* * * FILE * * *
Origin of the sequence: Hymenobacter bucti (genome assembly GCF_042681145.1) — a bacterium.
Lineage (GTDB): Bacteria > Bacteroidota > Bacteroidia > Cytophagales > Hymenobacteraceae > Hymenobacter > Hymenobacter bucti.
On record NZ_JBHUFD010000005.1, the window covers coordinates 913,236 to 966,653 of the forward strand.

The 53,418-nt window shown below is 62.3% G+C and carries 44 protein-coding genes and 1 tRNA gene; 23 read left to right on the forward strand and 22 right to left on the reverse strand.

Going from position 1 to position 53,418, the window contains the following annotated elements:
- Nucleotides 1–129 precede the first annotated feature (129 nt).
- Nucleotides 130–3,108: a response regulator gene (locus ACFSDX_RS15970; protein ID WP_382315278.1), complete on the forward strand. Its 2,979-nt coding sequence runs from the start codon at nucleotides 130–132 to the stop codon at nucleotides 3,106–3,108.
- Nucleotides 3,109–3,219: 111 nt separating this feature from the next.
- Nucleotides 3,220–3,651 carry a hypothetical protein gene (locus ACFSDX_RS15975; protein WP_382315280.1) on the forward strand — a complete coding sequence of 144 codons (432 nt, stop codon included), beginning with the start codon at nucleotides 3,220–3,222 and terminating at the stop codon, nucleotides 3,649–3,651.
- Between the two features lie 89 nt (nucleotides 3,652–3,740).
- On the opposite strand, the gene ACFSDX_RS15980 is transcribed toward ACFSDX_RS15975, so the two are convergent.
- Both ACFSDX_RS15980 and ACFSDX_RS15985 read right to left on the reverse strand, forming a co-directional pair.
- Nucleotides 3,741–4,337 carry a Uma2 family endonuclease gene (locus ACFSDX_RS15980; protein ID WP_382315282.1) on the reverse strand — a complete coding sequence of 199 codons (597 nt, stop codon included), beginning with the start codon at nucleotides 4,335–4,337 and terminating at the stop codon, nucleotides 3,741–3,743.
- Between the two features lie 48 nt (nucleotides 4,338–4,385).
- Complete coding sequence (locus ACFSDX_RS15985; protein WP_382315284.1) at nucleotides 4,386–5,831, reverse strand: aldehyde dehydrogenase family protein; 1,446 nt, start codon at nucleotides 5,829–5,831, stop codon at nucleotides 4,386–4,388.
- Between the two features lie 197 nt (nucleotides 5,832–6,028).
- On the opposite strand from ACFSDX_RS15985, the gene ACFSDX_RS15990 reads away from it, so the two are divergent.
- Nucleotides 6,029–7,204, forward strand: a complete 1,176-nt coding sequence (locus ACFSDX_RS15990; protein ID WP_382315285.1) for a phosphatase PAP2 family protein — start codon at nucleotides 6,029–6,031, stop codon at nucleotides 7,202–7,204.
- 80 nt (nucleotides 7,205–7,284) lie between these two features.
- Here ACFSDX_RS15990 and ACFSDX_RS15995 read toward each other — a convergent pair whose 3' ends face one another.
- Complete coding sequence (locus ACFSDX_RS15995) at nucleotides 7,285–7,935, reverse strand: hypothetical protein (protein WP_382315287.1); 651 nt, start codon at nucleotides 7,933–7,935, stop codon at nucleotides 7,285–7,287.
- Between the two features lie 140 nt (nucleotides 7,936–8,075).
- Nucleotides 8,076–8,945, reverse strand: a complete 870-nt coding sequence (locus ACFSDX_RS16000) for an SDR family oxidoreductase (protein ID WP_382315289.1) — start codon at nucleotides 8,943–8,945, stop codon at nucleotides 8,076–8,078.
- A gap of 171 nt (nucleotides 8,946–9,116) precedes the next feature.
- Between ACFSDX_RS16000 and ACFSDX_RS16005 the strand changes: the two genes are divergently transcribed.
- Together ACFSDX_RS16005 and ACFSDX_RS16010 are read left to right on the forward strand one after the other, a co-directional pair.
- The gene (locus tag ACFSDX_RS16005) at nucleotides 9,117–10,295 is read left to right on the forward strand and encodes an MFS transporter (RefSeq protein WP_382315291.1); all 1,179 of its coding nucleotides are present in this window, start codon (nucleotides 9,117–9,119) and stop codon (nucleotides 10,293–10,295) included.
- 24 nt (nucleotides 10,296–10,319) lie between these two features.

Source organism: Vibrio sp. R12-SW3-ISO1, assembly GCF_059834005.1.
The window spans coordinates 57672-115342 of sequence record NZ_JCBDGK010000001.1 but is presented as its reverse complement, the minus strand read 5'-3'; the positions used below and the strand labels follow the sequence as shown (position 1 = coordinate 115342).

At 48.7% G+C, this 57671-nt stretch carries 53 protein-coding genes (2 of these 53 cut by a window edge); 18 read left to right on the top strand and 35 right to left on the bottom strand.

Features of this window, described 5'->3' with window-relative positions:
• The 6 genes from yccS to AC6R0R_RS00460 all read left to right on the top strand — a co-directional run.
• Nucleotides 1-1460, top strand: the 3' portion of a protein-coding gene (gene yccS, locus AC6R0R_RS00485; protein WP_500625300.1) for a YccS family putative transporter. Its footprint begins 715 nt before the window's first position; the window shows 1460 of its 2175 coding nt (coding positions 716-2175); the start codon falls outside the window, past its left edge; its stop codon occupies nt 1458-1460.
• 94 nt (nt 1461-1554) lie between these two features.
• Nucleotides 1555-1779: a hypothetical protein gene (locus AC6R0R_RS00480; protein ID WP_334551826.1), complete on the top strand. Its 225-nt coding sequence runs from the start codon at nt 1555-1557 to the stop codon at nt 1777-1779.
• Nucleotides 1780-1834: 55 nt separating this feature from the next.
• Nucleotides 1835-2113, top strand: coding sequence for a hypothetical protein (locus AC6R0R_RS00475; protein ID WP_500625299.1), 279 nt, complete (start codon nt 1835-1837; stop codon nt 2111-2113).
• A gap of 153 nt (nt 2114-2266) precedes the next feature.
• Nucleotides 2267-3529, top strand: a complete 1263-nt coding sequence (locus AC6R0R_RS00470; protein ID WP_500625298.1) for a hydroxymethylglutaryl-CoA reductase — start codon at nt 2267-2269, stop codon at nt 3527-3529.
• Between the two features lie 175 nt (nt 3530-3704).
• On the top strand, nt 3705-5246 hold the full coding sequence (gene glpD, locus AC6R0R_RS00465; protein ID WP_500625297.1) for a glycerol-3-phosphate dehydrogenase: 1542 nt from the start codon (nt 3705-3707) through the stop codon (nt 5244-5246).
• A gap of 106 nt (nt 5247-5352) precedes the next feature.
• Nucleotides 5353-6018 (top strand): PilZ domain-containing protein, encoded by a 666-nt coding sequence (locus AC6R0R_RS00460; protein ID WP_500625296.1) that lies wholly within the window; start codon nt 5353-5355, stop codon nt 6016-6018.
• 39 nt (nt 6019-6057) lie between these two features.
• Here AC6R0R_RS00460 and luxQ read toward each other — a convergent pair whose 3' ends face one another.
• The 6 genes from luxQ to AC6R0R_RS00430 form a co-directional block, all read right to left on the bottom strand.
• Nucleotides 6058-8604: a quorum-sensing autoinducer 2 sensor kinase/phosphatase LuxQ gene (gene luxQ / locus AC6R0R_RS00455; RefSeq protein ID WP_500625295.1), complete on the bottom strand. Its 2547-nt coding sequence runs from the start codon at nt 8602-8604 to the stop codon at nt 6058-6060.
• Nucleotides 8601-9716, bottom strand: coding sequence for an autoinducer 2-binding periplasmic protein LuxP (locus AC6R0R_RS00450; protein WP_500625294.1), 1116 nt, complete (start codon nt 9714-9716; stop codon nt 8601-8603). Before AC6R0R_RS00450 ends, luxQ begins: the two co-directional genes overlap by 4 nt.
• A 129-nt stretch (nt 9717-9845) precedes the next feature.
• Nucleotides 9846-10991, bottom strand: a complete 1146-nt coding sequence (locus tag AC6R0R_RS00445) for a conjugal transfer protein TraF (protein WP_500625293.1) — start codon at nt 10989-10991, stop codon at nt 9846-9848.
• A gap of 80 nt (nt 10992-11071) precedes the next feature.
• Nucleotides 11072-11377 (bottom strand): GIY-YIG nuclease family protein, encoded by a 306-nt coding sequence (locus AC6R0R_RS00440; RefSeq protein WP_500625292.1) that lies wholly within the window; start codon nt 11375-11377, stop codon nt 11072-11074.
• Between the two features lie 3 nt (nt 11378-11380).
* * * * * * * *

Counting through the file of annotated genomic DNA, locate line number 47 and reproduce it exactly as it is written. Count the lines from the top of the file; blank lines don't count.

• The 6 genes from luxQ to AC6R0R_RS00430 form a co-directional block, all read right to left on the bottom strand.